Monday, December 12, 2005

Homily For the Third Sunday of Advent

Isaiah 61: 1-2a, 10-11
1 Thess. 5: 16-24
John 1: 6-8, 19-28

Me in my Rose Vestments (sorry for the poor image quality)

"Where Is the Joy?"

I want to begin this morning with a question. This is a question for the kids here today; grownups, you're not allowed to answer. So, kids, if you know the answer, raise your hands. The question is this [steps out from behind ambo]: What color am I wearing?

[A child answers:] "Pink!"

Well, that's close, but not quite right. No, the color I am wearing isn't pink, it's rose. It may look like pink, but it really isn't, it's rose.

Now, the reason I'm wearing such an unusual color is that today is a day of special rejoicing for the Church. Rose is the color of joy, the color of rejoicing. And it's so special that the priest may wear rose vestments on only two days of the year.

So why are we rejoicing today? Why is today a day of joy? Because the light is coming! The light of the world is coming, and will soon be here. John the Baptist testified to the light, and told us "prepare the way of the Lord make straight his paths!". We can rejoice today because we know that God's salvation is coming soon. We can rejoice today because we know that Christ has already come, and will come again.

To live a Catholic life is to live in a world of "both... and". Jesus has both come already, and will come again. God's salvation has both been given to us now and is yet to be made complete. Creation has both been redeemed, and that redemption has yet to be consummated and fulfilled.

And so today we rejoice. We rejoice because Christ has come - he came as an infant in Bethlehem about 2,000 years ago, and we will celebrate that coming in just two short weeks - and because he is yet to come, he is to come again!

That is why, as we heard in our second reading, St. Paul tells us to "rejoice always". Indeed, this day gets it's very name from rejoicing. Traditionally, this day has always been known as Gaudete Sunday. Gaudete is the Latin word for "Rejoice". And the old Latin chant that was always sung on this day also tells us of rejoicing. It began with the words "Rejoice in the Lord always", and it went like this:

[Sings beginning of chant] "Gaudete in Domino semper! Iterum, dico, Gaudete!".

[If you want to hear it, you can listen to it here. ]

Rejoice in the Lord always! I say again, rejoice!

We are called to live as people of joy, because God's salvation has been made known to us. God has given us the light of his Son, has given us, through Him, a share in his very own life.

You know, I have to wonder sometimes. Every Sunday, I come down in front here to distribute Holy Communion. And when I hold up the Host and say "The Body of Christ", I usually look right at your faces. And I wonder... I don't wonder about your faith, or devotion: I have no doubts about that. But what I wonder is "Where is the joy?" Because, as you come up to receive communion, many of you look like this: [I put on a downcast, gloomy frown.] It's as though you were coming up to receive a dose of medicine: something you know is good for you, but not necessarily pleasant at the time.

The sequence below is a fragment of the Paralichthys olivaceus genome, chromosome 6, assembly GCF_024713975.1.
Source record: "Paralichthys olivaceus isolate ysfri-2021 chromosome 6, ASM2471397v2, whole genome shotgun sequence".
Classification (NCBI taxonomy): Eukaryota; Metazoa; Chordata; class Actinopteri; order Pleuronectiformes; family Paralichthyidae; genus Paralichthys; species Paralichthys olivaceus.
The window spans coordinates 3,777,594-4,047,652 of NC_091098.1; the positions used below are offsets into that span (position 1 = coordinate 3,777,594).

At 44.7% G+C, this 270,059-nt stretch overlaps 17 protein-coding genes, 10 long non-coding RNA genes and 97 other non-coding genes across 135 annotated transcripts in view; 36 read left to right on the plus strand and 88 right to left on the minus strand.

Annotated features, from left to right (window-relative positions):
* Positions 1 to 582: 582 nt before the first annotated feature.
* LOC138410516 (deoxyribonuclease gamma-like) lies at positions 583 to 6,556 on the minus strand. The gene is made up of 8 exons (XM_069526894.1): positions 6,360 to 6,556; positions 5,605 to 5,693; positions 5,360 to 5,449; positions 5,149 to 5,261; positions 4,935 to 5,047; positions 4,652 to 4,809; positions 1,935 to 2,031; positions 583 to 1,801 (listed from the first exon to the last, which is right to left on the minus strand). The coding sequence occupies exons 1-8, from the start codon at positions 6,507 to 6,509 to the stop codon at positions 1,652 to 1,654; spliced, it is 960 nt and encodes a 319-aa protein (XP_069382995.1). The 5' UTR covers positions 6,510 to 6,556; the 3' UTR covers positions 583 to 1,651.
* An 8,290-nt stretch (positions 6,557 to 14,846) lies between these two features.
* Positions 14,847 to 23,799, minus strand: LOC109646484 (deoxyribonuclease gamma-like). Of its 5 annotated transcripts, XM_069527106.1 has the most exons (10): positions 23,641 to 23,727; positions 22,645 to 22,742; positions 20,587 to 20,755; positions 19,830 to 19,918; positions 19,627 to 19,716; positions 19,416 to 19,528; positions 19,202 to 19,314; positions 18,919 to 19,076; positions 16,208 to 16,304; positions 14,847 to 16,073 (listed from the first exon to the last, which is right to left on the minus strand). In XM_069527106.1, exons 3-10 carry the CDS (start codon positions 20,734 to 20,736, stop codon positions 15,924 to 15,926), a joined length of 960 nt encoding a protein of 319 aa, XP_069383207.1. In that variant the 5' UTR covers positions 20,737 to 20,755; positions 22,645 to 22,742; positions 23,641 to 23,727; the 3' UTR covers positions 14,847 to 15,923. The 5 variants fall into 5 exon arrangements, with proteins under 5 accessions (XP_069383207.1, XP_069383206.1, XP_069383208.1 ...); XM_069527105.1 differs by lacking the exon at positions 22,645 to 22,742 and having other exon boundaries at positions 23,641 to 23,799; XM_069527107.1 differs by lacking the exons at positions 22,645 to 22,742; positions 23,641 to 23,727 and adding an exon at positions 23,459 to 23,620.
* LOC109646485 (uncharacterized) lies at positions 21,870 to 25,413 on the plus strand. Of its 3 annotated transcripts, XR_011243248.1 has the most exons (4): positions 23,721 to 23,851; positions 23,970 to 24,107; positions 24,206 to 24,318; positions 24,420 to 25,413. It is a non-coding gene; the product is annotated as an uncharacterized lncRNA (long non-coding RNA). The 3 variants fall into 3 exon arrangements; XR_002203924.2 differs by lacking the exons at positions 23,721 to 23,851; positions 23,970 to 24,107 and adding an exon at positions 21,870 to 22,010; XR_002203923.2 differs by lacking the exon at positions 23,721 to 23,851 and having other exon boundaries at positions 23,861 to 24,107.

So I wonder, where is the joy? Where is the sheer wonder and amazement that God has so privileged us to come down to be with us? Where is the joy and awe that God should give us his very Self as food? Where is the elation that Christ has once again fulfilled his promise that He "will be with us always, even until the end"? Every Sunday is Christmas, every Sunday is Easter. So I say to you, Rejoice!

If you study the Saints, their lives and writings, you discover that they led lives full of joy. They were continually rejoicing. And that's not because everything always went well for them. It's not because they never had trials or difficulties. Indeed, they often bore tremendous burdens. They frequently met with opposition and frustration. It often seemed to them as though everything was going badly.

But they were able to look beyond the difficulties and trials. They were able to see through the setbacks and frustrations, to see that there were tremendous possibilities and wonders on the other side. They knew that the God who would see them through was the same God who came to earth on Christmas night. They knew that the God who raised His own Son from the dead would give them victory over their challenges. They knew that the God who was guiding and leading them was the God who was "with us always" in the Sacrament of the Altar.

The same possibilities that were given to the Saints are given to us. Our Lord longs, yearns, to make those possibilities real for us. The possibility of redemption, the possibility of transformation, the possibility of wonders and glories of which we can scarcely dream. Christ came to earth and died for us to give us all those things, and He will, if we but give him half a chance. All these things: possibilities of beauty and wonder and glory greater than the universe itself, lie in store for us. He wants to give them to us. He will, if we but let Him.

Rejoice in the Lord always! I say again, rejoice! The One who calls you is faithful, and He will accomplish it.